You certainly have heard or read news about the subprime mortgage loan mess that the United States is currently suffering from. But, what exactly is a subprime?
Subprime lending refers to the extension of credit to higher-risk borrowers, a practice also commonly referred to as “B/C” or “nonconforming” credit. Loans to subprime borrowers serve communities that may have been underserved by other lenders in the past. In recent years, subprime mortgage lending has grown dramatically, with over 90% of all subprime mortgage loans made in or after 1993. By the end of 1996, the total value of outstanding subprime mortgage loans exceeded $350 billion. In 1997 alone, subprime lenders originated over $125 billion in home equity loans. Subprime loans have become a significant and growing part of the home equity market. Subprime originations constituted 11.5% of the total home equity lending market in 1996; by the first half of 1997, they had grown to 15.5% of this market. At the same time, the composition of companies involved in the subprime market is evolving. One of the dramatic changes in this market has been the growth in subprime mortgage lending by large corporations that operate nationwide.
The subprime mortgage market has flourished because such lending has been profitable, demand from borrowers has increased, and secondary market opportunities are growing. Lenders typically price subprime loans to consumers at rates of interest and fees higher than conventional loans. Higher rates and points can be appropriate where greater credit risks are involved, as is often the case with subprime loans. Critics assert, however, that the interest rates and fees charged by some subprime lenders are excessive, and much higher than necessary to cover increased risks, particularly since these loans are secured by the value of a home. Some attribute lenders’ high rates on first mortgages in part to federal deregulation of certain state interest rate ceilings in 1980.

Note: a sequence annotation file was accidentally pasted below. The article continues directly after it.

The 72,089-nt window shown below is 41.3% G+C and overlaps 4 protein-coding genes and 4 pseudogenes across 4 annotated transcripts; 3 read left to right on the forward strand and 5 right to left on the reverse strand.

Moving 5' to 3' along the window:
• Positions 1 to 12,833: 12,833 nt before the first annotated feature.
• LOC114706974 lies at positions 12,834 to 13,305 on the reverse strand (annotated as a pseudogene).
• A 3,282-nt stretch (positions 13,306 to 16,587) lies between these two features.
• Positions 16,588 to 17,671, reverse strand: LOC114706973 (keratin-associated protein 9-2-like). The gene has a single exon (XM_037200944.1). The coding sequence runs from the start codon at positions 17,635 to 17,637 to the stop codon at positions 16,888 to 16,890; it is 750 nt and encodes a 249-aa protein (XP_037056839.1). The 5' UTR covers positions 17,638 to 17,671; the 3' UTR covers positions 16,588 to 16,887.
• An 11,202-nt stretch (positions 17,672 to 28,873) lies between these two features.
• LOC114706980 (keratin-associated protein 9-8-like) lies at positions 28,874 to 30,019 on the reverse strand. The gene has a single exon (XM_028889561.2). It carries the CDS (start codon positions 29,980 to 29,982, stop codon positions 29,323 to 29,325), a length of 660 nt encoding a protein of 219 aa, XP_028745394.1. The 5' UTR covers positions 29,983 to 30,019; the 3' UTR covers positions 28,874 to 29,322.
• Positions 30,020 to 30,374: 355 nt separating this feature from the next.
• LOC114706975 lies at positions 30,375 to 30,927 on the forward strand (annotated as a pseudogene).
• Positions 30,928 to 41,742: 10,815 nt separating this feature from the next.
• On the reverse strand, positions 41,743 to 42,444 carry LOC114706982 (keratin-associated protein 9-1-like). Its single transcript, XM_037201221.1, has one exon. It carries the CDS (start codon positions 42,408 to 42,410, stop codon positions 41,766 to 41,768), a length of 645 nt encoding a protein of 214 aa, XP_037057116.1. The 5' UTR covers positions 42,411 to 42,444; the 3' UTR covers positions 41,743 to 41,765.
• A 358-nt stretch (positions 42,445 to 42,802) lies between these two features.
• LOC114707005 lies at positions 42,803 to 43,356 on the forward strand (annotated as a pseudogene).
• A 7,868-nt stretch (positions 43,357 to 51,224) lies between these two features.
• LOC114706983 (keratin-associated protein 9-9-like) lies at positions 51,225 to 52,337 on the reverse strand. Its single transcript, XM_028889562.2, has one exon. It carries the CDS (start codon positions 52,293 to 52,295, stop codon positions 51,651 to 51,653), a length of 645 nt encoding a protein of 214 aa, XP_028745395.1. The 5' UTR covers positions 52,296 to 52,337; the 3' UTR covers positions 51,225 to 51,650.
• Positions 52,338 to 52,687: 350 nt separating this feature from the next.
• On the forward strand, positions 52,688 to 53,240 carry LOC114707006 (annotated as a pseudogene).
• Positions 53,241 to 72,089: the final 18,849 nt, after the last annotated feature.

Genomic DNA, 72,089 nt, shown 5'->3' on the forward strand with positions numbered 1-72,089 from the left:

The relatively high profit margins in the subprime mortgage industry have fueled demand in the secondary market from investors seeking higher-yielding securitized assets, especially in an environment of generally low interest rates. In 1996, the subprime mortgage sector issued over $38 billion in securities, the largest increase in securitizations for any lending industry sector in that year. The secondary market’s expansion has, in turn, helped to sustain growth in the industry by enabling lenders to raise funds on the open market to expand their subprime lending activities. Freddie Mac, one of the primary government-sponsored enterprises involved in the purchase of mortgages, recently announced plans to enter the secondary market in subprime loans by purchasing significant numbers of “A minus” subprime mortgages by 1998 and the higher-risk “B and C” loans by 1999.
The market for subprime loans is expected to continue growing. Credit card delinquencies are rising and personal bankruptcies are at record levels, which negatively affect borrowers’ credit histories, pushing more consumers into higher risk categories. Meanwhile, consumer spending continues to be strong. Together, these factors increase the market for subprime loans. In addition, more borrowers generally may be seeking home equity loans due to the change in the tax code limiting allowable interest deductions to those on a first mortgage.